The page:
Or maybe I turned a shoulder because I had my own things going on.

I kept a rigid schedule. The day started with a no-excuses-allowed workout routine that consisted of running or resistance training. By 8 a.m., I was often at one of my jobs or in class. The rest of my day unfolded between volunteering at a lab, conducting my own research project, more classes or my other job, and would usually end with another workout — swim or a yoga session.

I avoided anything that would throw me off my flow. I had to have that control. I had learned over the years that this was the only way to tame the overwhelming thought that I wasn’t worthy or deserving of anything good in life.

The issues that we could see on the surface in each other seemed minor. We both thought that the other had it easier, better, simpler.

It wasn’t until early 2020, a month before Leo graduated and came back to Los Angeles to live with his parents, that I witnessed one of his panic attacks. Later, after months of endless job searching in the middle of the pandemic, he was spending more and more time on video games, Instagram and YouTube. Soon, even leaving his parents’ house became difficult.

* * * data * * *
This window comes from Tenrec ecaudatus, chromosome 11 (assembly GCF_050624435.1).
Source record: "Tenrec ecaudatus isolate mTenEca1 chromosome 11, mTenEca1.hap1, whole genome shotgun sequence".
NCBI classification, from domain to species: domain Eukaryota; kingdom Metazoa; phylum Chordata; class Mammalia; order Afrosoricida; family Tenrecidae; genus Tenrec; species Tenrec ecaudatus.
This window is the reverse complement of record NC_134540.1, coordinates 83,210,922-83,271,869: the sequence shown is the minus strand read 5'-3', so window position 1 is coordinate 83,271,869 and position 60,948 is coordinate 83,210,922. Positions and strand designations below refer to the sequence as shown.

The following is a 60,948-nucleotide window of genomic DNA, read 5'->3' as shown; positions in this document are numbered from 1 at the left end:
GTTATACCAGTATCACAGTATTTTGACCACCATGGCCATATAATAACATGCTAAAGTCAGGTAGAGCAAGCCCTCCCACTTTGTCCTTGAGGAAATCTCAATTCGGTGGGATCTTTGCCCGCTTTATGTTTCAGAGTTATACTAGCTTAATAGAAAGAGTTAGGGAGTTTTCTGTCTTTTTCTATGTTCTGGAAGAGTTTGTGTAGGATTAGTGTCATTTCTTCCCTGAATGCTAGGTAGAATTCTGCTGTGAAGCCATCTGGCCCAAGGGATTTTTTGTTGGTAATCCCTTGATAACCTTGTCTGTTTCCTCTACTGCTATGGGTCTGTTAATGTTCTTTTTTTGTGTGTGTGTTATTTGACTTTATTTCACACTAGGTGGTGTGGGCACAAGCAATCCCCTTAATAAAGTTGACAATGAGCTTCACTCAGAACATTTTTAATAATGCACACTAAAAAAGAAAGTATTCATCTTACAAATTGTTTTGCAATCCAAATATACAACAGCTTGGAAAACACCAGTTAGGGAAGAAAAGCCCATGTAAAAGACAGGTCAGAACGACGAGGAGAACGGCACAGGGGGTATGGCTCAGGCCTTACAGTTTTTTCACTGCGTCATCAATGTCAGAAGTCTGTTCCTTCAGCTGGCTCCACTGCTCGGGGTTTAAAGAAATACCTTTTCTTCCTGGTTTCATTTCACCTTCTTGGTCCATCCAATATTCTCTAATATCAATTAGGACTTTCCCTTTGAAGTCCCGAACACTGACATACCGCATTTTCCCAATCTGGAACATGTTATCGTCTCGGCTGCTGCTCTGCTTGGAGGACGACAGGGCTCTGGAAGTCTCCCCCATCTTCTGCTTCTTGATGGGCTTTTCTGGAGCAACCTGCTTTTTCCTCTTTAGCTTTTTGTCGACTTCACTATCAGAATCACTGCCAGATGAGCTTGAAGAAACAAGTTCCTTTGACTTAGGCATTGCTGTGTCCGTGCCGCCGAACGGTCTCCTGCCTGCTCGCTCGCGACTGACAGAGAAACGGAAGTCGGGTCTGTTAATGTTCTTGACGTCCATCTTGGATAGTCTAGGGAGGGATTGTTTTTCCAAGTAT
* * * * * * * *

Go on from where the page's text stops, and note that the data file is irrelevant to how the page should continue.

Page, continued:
He also witnessed my battles with uncertainty, and constantly struggling with finding a sense of safety and security. Early in the pandemic, I lost one of my jobs, which meant I couldn’t afford to start a doctoral program in the fall as I’d planned. My dad was also fighting stage four kidney cancer. I handled medications, medical appointments and just being there in his final months. Late-night anxiety attacks meant I went through my day feeling exhausted, tense and on edge.

It was difficult for Leo and I to support each other at first because we both just wanted to be seen and heard. His irritability was a sign that he felt lost and alone in his struggle to find a job. My tears were a sign that I wanted to feel safe and supported while being a pillar of service for my parents.

We would frequently misunderstand the other’s cry for help. Sometimes I’d call when I was upset or moody not because I was being demanding or needy, but because I craved a sense of comfort. Sometimes he’d abruptly decide to go home when we were in the middle of a date, not because he wanted to get away from me, but because his anxiety was taking over.